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Date:	Mon, 12 Mar 2012 21:15:14 +0200
From:	Sami Liedes <>
To:	Andreas Dilger <>
Subject: Re: [PATCH 4/5] libext2fs: Implement

On Sun, Mar 11, 2012 at 03:51:05AM -0600, Andreas Dilger wrote:
> Rather than making the bitmap searching loop more efficient, I've always thought
> it would be better to have an interface that iterates over the bitmap and returns
> the next set bit.  It is similar to what you implemented with ->find_first_zero(),
> but it would be better to have (IMHO) ->find_next_zero() and ->find_next_set().

I've been thinking about this. Such an interface might be a good idea,
and I could implement it and a corresponding backend implementation
for the bit array backend, but I don't think ext2fs_new_inode() could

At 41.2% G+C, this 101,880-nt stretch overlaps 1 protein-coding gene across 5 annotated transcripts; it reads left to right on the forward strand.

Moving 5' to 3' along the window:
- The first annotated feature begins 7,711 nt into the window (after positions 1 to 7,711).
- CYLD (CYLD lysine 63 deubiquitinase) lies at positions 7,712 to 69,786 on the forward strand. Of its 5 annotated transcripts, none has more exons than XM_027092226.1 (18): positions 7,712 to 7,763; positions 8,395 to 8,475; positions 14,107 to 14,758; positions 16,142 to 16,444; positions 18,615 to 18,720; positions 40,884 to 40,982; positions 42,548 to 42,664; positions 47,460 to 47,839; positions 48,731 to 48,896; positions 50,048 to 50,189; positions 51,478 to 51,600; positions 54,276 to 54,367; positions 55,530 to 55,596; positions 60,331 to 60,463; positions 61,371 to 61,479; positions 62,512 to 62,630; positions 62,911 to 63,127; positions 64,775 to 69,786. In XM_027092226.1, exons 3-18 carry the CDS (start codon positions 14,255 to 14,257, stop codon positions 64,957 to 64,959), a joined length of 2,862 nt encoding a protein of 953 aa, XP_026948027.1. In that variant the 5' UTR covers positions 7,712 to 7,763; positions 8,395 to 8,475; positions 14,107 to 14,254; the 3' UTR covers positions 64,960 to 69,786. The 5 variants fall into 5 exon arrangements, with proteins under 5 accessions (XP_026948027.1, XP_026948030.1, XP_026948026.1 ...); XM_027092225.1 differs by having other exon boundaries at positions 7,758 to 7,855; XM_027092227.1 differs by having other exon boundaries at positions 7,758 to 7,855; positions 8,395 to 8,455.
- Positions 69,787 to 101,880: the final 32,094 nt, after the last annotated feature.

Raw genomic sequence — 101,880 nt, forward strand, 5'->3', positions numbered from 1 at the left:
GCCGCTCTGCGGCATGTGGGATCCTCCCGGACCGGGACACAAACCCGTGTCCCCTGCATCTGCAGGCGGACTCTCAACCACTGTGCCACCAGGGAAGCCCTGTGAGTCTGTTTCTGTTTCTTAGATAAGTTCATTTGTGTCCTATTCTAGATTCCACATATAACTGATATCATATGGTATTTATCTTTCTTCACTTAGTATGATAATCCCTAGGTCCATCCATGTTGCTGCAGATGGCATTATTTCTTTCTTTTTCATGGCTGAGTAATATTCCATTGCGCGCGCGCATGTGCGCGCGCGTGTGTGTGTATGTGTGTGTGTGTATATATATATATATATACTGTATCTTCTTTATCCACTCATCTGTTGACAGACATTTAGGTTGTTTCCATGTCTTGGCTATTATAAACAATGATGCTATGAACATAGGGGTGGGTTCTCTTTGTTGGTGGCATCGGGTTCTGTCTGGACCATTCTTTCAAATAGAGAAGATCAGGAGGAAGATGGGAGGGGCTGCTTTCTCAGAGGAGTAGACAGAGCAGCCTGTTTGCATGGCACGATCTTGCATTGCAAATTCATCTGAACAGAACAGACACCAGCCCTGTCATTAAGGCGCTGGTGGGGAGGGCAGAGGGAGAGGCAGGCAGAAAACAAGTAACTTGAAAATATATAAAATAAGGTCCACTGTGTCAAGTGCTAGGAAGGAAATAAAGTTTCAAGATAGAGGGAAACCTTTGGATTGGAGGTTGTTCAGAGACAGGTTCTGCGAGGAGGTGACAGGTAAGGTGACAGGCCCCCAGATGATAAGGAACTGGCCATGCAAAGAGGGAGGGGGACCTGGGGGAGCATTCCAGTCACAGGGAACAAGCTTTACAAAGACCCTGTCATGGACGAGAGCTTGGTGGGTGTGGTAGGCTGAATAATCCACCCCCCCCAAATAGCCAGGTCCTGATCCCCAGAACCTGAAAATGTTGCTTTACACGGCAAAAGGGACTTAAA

properly exercise it and I'm hesitant to submit code that isn't tested
by being actually properly used somewhere. I will still do it if
there's a general consensus that it's a good idea.

It could be something along the lines of

* type ext2fs_bitmap_iterator, opaque to calling code, mainly a magic
  number and backend-specific private data. In the bitarray case it
  could just be the number of the bit pointed to and the end of the
  range to iterate.

* bool bitmap_ops->deref_iterator(ext2fs_generic_bitmap, ext2fs_bitmap_iterator)

* ext2fs_bitmap_iterator ops->create_iterator()
                            ->create_ranged_iterator(__u64 start, __u64 end)

* __u64 bitmap_ops->iterator_position(...)

* errcode_t ops->find_next_zero(..., __u64 *pos),
               ->find_next_set(..., __u64 *pos)
  * These would both increment the iterator and, if pos != NULL, set
    *pos to the new bit position

* Modifying a bitmap invalidates all its iterators in such a way that
  the only legal operation for them afterwards is ->free_iterator()

In the case of ext2fs_new_inode(), the function does not actually
iterate through all zero bits; it really only wants to find the first
zero in a certain range, after which it returns. So for simplicity of
use (and efficiency) I think it still makes sense to have
->find_first_zero() too.


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